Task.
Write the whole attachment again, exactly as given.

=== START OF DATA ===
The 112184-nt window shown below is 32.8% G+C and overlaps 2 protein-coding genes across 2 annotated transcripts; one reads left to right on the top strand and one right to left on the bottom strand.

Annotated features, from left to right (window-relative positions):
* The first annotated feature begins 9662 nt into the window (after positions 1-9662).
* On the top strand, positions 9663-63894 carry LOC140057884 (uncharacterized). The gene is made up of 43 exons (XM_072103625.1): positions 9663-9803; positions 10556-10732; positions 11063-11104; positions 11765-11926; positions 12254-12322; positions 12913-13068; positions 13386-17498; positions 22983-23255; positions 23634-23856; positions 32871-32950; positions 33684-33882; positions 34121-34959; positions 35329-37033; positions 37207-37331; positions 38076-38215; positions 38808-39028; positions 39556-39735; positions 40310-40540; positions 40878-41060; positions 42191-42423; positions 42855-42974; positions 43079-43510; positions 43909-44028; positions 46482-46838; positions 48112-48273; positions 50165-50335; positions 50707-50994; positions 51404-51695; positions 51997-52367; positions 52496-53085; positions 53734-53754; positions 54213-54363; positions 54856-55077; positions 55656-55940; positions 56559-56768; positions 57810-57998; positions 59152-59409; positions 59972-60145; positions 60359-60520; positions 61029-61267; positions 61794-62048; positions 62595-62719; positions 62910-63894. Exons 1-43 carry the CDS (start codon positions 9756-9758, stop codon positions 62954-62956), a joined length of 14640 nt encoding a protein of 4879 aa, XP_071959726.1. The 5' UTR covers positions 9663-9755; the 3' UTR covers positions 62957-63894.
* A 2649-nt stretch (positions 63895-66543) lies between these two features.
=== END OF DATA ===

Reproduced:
The 112184-nt window shown below is 32.8% G+C and overlaps 2 protein-coding genes across 2 annotated transcripts; one reads left to right on the top strand and one right to left on the bottom strand.

Annotated features, from left to right (window-relative positions):
* The first annotated feature begins 9662 nt into the window (after positions 1-9662).
* On the top strand, positions 9663-63894 carry LOC140057884 (uncharacterized). The gene is made up of 43 exons (XM_072103625.1): positions 9663-9803; positions 10556-10732; positions 11063-11104; positions 11765-11926; positions 12254-12322; positions 12913-13068; positions 13386-17498; positions 22983-23255; positions 23634-23856; positions 32871-32950; positions 33684-33882; positions 34121-34959; positions 35329-37033; positions 37207-37331; positions 38076-38215; positions 38808-39028; positions 39556-39735; positions 40310-40540; positions 40878-41060; positions 42191-42423; positions 42855-42974; positions 43079-43510; positions 43909-44028; positions 46482-46838; positions 48112-48273; positions 50165-50335; positions 50707-50994; positions 51404-51695; positions 51997-52367; positions 52496-53085; positions 53734-53754; positions 54213-54363; positions 54856-55077; positions 55656-55940; positions 56559-56768; positions 57810-57998; positions 59152-59409; positions 59972-60145; positions 60359-60520; positions 61029-61267; positions 61794-62048; positions 62595-62719; positions 62910-63894. Exons 1-43 carry the CDS (start codon positions 9756-9758, stop codon positions 62954-62956), a joined length of 14640 nt encoding a protein of 4879 aa, XP_071959726.1. The 5' UTR covers positions 9663-9755; the 3' UTR covers positions 62957-63894.
* A 2649-nt stretch (positions 63895-66543) lies between these two features.